Up to this point I haven’t written a thing about running on this blog. It’s been all about cooking, particularly vegetarian or almost-vegetarian cooking. I’ve tried to choose recipes that are hearty and nutritious (remember “vegetarian” could also mean Coke and fries) and could complement a training program, but certainly one could enjoy this food without ever thinking about running or exercising.
My assumption is that most of the readers of this young blog are interested in healthy eating but are not runners, which is nothing to be ashamed of since even a slight interest in not eating yourself to death sets you apart from vast majorities of Americans. But still, in writing about running for the first time, there is some risk of alienating those readers who have grown accustomed to enjoying the recipes and the pictures of me eating food. But you know what, it’s not called No-Meat Television Watcher, so I’m willing to take that risk.
That said, I’m not going to immediately start discussing how to take ten minutes off your marathon time, how to avoid chafing, or prerace Port-a-Pot strategy (although come to think of it, vegetarian Port-a-Pot strategy might make a great post later on). These are topics best left to blogs specifically about running. Like RunnerDude’s, which I just found yesterday and have added to the “Links” section of this blog. On just the first page there’s information about shoes, energy bars, technical apparel, and yoga for runners, so if you’re at all into running then check this one out.
My focus here is more on introducing you to running (and when I say “running,” I’m referring to distance running, 5k and longer). I’ll be the first to admit that running is not the healthiest sport out there. The rate of calorie burning is something like 1000 per hour, but it’s high-impact and therefore tough on your joints, bones, and muscles. Truthfully swimming and cycling are probably lower-risk endurance sports, but the fact is that not everyone has access to a pool or decent roadbike. And my favorite thing about running: you can put on a shirt, shorts, and a pair of shoes, and literally go from desk jockey to road warrior in three minutes.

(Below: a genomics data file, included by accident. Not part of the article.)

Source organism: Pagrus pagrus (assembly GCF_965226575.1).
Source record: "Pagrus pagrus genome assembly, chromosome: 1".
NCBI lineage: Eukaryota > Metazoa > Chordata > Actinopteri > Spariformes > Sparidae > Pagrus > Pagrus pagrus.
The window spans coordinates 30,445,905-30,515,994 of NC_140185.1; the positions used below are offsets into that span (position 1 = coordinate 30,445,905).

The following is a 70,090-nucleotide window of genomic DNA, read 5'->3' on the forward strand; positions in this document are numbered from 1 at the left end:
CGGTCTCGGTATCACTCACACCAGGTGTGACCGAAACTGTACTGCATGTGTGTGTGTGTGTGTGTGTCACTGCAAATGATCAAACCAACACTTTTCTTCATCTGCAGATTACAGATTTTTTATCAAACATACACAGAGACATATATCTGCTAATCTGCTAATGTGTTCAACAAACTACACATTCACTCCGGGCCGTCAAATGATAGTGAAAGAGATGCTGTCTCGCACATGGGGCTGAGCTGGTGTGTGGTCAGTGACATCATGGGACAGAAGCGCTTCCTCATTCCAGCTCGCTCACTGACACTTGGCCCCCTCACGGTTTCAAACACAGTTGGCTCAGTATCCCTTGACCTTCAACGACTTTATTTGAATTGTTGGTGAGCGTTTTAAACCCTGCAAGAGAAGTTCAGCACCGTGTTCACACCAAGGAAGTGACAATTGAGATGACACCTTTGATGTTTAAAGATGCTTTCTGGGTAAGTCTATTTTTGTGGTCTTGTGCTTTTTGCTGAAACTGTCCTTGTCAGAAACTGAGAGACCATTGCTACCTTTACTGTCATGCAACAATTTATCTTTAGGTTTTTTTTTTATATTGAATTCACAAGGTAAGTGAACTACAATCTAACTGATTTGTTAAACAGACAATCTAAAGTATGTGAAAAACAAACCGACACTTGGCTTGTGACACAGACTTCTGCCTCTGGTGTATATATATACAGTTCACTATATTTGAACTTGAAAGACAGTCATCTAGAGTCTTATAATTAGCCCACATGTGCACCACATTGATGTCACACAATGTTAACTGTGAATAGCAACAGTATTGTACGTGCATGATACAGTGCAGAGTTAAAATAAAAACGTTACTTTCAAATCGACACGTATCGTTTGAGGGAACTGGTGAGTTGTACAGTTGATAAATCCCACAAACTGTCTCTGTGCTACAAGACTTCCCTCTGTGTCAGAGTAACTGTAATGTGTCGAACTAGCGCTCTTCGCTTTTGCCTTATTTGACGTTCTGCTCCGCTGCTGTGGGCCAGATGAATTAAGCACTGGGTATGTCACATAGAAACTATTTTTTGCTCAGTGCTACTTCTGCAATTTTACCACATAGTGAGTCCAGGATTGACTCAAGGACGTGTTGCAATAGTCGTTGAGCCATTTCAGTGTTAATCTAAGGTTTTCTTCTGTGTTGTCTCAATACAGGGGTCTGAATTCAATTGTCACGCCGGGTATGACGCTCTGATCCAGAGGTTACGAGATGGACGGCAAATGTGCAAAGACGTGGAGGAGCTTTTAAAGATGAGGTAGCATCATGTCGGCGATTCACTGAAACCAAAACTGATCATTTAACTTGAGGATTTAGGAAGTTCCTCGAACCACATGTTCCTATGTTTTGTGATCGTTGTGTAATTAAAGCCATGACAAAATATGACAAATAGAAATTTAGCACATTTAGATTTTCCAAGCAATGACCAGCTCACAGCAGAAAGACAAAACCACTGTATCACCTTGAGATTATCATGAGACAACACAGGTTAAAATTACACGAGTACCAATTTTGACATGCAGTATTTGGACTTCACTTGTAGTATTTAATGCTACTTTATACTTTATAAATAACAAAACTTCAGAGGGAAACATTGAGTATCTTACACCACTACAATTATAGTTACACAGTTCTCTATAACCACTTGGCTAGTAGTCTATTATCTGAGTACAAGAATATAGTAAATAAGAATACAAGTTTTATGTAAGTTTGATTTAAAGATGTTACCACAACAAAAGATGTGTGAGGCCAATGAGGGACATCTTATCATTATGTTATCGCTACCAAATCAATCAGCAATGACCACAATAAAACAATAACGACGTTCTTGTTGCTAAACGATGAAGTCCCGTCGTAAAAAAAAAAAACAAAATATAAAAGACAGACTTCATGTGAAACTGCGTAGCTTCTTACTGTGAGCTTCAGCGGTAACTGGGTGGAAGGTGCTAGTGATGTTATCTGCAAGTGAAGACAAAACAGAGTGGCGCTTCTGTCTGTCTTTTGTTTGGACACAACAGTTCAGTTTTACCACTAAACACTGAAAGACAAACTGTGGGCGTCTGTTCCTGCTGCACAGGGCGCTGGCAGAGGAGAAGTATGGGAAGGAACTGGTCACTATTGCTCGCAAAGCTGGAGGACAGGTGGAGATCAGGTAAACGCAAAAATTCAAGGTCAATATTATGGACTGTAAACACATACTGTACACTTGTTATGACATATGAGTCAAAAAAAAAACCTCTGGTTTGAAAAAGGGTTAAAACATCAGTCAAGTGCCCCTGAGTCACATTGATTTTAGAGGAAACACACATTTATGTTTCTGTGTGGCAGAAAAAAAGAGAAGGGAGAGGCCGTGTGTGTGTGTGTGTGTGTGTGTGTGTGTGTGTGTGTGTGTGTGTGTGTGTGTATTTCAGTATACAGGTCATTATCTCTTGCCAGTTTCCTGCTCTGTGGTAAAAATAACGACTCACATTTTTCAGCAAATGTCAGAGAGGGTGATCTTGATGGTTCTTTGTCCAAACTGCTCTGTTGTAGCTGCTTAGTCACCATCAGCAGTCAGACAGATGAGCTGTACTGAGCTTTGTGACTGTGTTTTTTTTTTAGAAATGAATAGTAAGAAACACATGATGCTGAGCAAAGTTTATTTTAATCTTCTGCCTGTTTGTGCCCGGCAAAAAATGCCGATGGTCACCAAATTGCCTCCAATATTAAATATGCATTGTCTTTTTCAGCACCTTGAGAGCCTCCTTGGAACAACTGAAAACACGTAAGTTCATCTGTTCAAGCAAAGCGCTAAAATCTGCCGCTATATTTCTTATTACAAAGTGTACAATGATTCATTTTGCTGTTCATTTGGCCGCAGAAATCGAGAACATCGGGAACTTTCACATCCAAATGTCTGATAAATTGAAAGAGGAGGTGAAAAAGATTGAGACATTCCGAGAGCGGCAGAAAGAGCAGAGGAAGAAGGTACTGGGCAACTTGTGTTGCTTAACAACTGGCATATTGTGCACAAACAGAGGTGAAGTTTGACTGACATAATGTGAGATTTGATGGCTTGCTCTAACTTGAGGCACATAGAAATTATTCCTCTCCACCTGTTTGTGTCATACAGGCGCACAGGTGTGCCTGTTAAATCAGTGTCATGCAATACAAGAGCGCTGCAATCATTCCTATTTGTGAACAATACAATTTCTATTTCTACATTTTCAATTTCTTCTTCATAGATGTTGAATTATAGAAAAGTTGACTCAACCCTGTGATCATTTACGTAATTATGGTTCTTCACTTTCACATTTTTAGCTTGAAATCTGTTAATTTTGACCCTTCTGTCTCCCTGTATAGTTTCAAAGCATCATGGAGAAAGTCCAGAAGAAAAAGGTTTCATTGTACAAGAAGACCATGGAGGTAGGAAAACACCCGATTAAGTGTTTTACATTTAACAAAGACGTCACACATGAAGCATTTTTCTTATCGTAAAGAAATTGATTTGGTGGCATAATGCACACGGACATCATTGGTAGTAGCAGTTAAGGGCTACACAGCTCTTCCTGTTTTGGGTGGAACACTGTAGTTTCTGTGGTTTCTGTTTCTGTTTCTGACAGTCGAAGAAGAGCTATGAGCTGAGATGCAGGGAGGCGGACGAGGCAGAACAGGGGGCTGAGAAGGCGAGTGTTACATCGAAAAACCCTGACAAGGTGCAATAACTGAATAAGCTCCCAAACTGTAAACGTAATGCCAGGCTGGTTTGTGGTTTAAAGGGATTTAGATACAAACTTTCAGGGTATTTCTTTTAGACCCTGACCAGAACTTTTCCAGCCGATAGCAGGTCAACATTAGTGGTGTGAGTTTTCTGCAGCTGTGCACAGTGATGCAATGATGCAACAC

When I talk to non-runners about running, their response is usually “That’s awesome that you like running that much; I love the idea of doing a marathon, but I just hate the actual running.” A well-known variation involves replacing “hate” with “suck at.” Well here’s a secret for you: I don’t really like running much either, and I’m by no means gifted at it.
As recently as sophomore year of college (eight years ago is still recent, right?), I hated running. I decided to do a marathon precisely because it seemed impossible, and for whatever reason, things that seem impossible are as exciting to me now as they were to that stupid college kid. So a couple of friends and I gave it the old college try, and while the results weren’t pretty, all three of us crossed the finish line in San Diego a few months later.